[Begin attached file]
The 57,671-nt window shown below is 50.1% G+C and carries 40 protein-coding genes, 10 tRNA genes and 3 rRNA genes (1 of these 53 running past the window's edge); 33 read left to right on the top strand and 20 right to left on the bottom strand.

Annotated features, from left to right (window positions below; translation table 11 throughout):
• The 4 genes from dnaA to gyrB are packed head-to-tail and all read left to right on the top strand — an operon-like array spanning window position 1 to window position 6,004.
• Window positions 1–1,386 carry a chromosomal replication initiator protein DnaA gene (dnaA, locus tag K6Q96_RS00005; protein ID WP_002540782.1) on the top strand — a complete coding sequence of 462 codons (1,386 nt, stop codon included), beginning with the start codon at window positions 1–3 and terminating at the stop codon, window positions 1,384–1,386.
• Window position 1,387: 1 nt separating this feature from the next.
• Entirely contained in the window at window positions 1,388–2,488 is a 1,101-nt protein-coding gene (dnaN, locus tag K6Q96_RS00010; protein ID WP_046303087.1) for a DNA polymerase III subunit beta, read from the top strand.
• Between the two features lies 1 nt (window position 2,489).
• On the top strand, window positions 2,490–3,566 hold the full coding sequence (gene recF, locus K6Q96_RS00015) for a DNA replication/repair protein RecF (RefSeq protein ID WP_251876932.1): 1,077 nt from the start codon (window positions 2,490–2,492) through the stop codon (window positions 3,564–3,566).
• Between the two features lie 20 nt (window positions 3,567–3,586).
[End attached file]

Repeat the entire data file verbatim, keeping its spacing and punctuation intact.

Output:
The 57,671-nt window shown below is 50.1% G+C and carries 40 protein-coding genes, 10 tRNA genes and 3 rRNA genes (1 of these 53 running past the window's edge); 33 read left to right on the top strand and 20 right to left on the bottom strand.

Annotated features, from left to right (window positions below; translation table 11 throughout):
• The 4 genes from dnaA to gyrB are packed head-to-tail and all read left to right on the top strand — an operon-like array spanning window position 1 to window position 6,004.
• Window positions 1–1,386 carry a chromosomal replication initiator protein DnaA gene (dnaA, locus tag K6Q96_RS00005; protein ID WP_002540782.1) on the top strand — a complete coding sequence of 462 codons (1,386 nt, stop codon included), beginning with the start codon at window positions 1–3 and terminating at the stop codon, window positions 1,384–1,386.
• Window position 1,387: 1 nt separating this feature from the next.
• Entirely contained in the window at window positions 1,388–2,488 is a 1,101-nt protein-coding gene (dnaN, locus tag K6Q96_RS00010; protein ID WP_046303087.1) for a DNA polymerase III subunit beta, read from the top strand.
• Between the two features lies 1 nt (window position 2,489).
• On the top strand, window positions 2,490–3,566 hold the full coding sequence (gene recF, locus K6Q96_RS00015) for a DNA replication/repair protein RecF (RefSeq protein ID WP_251876932.1): 1,077 nt from the start codon (window positions 2,490–2,492) through the stop codon (window positions 3,564–3,566).
• Between the two features lie 20 nt (window positions 3,567–3,586).